YEHLIU GEOPARK (野柳地質公園) | Admission fee: NTD 80 (or PHP 135/ USD 0.033)
Operating hours: 8 AM to 5 PM.
Yehliu Geopark is a 1, 700 meter-long cape that is home to numerous geological formations, a sea-eroded cave, a lighthouse, the 24-filial-piety hill, and fossils.
It rains a lot in this part of Taiwan so, if the sun is out, don’t hide from it. You will be blessed with great Instagram worthy shots provided, of course, the horde of tourists doesn’t block you.
When visiting this area, make sure to wear shoes with a good traction. Bring also a sturdy umbrella because the winds can blow it away. If you don’t want the hassle, rain coats can be purchased for a minimal price.
Yehliu Geopark has a plethora of natural rock formations. However, for this blog post, I’ll just focus on mushroom rocks because the rest is for you to explore.
The narrow neck mushroom rocks, when seen from a viewing platform, do resemble mushrooms with its wide top and narrow base. Meanwhile, other mushroom rocks that have no neck or a broad neck adds to the spectacle because not only does it look like budding mushrooms but it also displays different stages of erosion.
What seems small from afar is actually big up close. Thus, we didn’t let the opportunity pass by without having a photo in the rock wonderland.
Included in the mushroom rocks is the famous “Queen’s Head” which got its name for its supposed likeness to England’s Queen Elizabeth I. I have to admit that there is a need for me to stretch my imagination to conceptualize the Queen’s distinct features. Regardless, as it is Yehliu Geopark’s landmark, it draws massive crowds of visitors. You will most likely find it hard to take a photo of it or with it without people in the background.
My final tips for you as you visit the Yehliu Geopark:
- Do not touch, climb, and write on the rocks. We, of course, want its natural beauty to be enjoyed by the future generations.
- Do not go beyond the red lines. It was placed there to prevent you from slipping into the ocean.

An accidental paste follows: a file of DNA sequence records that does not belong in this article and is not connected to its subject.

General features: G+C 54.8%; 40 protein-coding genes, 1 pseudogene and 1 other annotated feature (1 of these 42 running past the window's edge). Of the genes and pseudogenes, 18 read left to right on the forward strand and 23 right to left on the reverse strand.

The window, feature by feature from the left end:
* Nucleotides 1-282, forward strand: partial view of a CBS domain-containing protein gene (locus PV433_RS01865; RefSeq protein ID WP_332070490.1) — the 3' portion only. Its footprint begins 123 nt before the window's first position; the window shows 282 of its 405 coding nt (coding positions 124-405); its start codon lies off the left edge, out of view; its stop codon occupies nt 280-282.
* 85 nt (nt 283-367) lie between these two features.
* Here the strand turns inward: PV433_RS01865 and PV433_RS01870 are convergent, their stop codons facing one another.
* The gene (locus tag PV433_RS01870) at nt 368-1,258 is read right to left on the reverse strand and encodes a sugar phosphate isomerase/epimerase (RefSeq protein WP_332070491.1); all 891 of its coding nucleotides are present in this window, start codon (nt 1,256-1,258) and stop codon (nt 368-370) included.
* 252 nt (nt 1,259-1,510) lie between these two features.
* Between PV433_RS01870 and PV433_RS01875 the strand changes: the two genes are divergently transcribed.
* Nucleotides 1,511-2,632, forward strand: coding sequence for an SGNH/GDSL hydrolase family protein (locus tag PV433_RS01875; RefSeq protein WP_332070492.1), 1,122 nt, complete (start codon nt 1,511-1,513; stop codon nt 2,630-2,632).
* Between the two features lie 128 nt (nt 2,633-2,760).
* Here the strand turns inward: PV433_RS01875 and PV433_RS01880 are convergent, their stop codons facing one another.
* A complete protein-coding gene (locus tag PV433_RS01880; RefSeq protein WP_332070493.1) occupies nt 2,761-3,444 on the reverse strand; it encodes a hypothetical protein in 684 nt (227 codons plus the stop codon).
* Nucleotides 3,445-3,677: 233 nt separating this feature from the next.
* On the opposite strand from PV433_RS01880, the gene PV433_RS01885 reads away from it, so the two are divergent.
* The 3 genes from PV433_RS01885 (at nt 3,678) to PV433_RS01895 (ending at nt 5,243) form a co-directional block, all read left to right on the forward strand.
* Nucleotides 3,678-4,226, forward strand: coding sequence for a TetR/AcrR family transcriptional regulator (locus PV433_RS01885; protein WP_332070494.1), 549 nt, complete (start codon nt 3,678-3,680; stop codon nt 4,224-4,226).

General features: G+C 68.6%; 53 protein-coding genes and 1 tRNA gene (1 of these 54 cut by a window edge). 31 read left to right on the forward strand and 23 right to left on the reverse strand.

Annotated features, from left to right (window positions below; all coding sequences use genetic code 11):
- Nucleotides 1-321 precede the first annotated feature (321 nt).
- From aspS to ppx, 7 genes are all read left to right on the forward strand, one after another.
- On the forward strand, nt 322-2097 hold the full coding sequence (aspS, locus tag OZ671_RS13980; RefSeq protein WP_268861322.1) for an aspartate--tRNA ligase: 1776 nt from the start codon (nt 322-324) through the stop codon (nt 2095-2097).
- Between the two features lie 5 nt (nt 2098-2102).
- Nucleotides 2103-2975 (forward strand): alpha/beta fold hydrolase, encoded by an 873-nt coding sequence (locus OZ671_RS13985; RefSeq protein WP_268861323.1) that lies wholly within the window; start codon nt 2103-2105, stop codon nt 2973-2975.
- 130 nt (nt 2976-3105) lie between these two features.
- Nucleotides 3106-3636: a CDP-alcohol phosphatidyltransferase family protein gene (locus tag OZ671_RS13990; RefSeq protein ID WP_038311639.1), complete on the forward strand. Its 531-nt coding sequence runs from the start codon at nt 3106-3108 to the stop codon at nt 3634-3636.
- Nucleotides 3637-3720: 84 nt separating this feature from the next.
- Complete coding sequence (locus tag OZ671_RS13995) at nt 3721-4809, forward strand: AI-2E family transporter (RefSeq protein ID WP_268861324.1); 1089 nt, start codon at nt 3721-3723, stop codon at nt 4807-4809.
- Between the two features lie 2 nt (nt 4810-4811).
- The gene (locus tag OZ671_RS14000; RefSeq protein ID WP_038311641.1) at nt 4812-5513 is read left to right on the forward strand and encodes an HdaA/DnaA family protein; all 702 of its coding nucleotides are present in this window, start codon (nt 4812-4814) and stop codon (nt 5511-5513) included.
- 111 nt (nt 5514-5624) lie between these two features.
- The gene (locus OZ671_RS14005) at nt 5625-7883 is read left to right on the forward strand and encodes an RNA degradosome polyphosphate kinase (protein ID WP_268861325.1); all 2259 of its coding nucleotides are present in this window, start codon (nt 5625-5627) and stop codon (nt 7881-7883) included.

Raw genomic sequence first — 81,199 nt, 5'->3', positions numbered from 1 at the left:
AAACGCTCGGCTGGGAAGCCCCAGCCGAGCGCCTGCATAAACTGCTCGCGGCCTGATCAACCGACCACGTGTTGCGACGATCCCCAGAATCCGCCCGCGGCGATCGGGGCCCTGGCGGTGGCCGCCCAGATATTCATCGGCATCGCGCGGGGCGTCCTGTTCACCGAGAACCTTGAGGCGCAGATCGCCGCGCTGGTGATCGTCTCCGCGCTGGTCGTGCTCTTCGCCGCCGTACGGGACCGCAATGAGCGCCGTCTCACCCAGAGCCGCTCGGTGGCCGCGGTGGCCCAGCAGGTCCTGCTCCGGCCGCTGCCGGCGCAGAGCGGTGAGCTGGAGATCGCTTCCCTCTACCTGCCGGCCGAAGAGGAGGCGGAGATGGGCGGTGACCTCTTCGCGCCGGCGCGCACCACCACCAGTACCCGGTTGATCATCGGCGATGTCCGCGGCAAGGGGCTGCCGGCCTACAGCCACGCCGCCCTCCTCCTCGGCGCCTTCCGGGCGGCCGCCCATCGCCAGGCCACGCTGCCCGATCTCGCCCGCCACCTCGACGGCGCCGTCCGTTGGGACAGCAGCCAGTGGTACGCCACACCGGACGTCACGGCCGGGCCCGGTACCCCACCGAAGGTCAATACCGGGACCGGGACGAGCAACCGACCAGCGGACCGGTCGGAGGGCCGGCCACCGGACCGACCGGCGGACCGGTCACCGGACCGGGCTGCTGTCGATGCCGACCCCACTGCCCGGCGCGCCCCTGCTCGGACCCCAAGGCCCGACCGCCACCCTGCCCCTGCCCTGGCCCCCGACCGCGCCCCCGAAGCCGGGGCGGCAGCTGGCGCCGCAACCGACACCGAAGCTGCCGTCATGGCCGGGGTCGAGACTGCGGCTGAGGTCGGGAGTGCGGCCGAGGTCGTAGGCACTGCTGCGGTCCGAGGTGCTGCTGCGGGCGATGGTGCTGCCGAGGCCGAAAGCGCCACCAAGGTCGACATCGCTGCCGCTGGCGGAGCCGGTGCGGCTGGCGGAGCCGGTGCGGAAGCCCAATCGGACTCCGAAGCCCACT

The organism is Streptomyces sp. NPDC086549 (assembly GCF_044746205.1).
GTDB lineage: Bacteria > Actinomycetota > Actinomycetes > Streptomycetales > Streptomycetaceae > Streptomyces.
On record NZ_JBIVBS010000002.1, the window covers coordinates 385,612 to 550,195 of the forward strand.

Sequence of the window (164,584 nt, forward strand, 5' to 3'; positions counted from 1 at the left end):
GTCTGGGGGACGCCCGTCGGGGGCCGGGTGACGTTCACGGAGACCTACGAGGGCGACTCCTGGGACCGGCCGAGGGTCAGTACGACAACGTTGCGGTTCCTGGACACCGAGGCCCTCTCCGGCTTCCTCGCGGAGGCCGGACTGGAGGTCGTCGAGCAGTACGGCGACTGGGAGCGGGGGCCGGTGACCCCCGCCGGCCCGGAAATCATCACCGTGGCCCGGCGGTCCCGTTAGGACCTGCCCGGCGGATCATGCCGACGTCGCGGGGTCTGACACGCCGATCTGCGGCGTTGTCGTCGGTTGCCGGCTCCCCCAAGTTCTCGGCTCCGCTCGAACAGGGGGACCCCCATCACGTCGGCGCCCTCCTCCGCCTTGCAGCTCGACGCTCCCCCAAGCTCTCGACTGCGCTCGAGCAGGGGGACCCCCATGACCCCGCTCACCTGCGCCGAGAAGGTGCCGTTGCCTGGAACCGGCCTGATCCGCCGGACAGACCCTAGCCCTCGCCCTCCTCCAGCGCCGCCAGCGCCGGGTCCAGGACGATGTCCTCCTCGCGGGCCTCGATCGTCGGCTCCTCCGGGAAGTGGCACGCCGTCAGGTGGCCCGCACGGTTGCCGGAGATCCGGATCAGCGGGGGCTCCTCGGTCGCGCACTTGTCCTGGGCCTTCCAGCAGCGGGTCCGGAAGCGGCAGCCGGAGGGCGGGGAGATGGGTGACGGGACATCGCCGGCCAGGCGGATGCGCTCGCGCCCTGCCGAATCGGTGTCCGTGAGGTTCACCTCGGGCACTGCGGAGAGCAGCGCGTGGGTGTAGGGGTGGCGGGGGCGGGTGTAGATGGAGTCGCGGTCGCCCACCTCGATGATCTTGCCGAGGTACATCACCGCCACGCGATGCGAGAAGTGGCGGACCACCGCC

- Make it a half day excursion to maximize your visit in Taipei, Taiwan.
JIUFEN (九份) | FREE ADMISSION
Jiufen got its name from the habit of nine families who resided the area during the Qing dynasty. They usually purchased nine objects or portions each time. During the Japanese occupation in 1983, gold was discovered. This resulted to infrastructure being built by the Japanese.
When the gold mining activities ceased, Jiufen became a tourist destination instead.
I can understand why visitors are easily enthralled with it. In fact, it served as an inspiration for the famous 2001 Japanese animated film, Spirited Away.
The vertically oriented town was built on the side of the hills facing the Pacific Ocean. It provides a quick respite from city life as visitors get to enjoy the cool breeze of the mountain, at the same time, enjoy the view of the sea. Remnants of Japanese architecture are still intact also which adds to the beautiful experience it offers.
Read further to see a glimpse of its unique charm.
Jiufen Old Street (九份老街)
The Jiufen Old Street is a covered alley that has a multitude of shops selling everything from food to tourist souvenirs. I’ve even seen calligraphy brushes being sold.
While exploring the place, we can’t help but notice that sellers use gimmicks to draw tourists. This lady, for instance, wore eye-catching accessories with big smiles.
Aside from shops, there are also museums such as the Museum of Ghost Masks and a hidden passage to another part of Jiufen. My favorite part though is the middle part because of the numerous red lanterns that make the place enchanting. I heard there is a lookout point for a scenic view of Mount Jilong, the coast, and the surrounding area in this middle part I’m referring to. Thus, I highly advise for you to head to Jiufen Old Street while there is still daylight to appreciate the view.
When we visit Jiufen again, we’ll make sure to allot one whole day so we will be able to try out different food it offers as well as have tea at the famous A-Mei Tea House or at one of its tea houses.
RAOHE ST. NIGHT MARKET
Shopping and dining at night markets are a distinctive part of Taiwanese local culture because of the various finds for a minimal cost. A visit to Taiwan should definitely include a visit to one.
Located at the intersection of Bade Road, Section 4, and Tayou Street, we recommend Raohe St. Night Market for first timers. The night market is just 600 meters long and the walking path is easy. Food choices here are not also overwhelming in number.
What you must try here is the popular stuffed pepper bun which you can see in our video.
Since we usually went for an unfamiliar food every time we visit a night market in Taiwan (this is I think my 5th time in Taiwan), we tried something that is familiar to the taste buds. We had torched beef cubes flavored with black pepper. The meat is cooked quite nicely and it can be addicting to eat even without rice.
We paired it with a healthy drink concoction that is placed in a feeding bottle. There is no need to return the bottle as once you buy a drink, it is considered yours.
I didn’t want this post to be too long so I didn’t include photos of the other food that we ate. Please do watch our Youtube video if you want to see more food.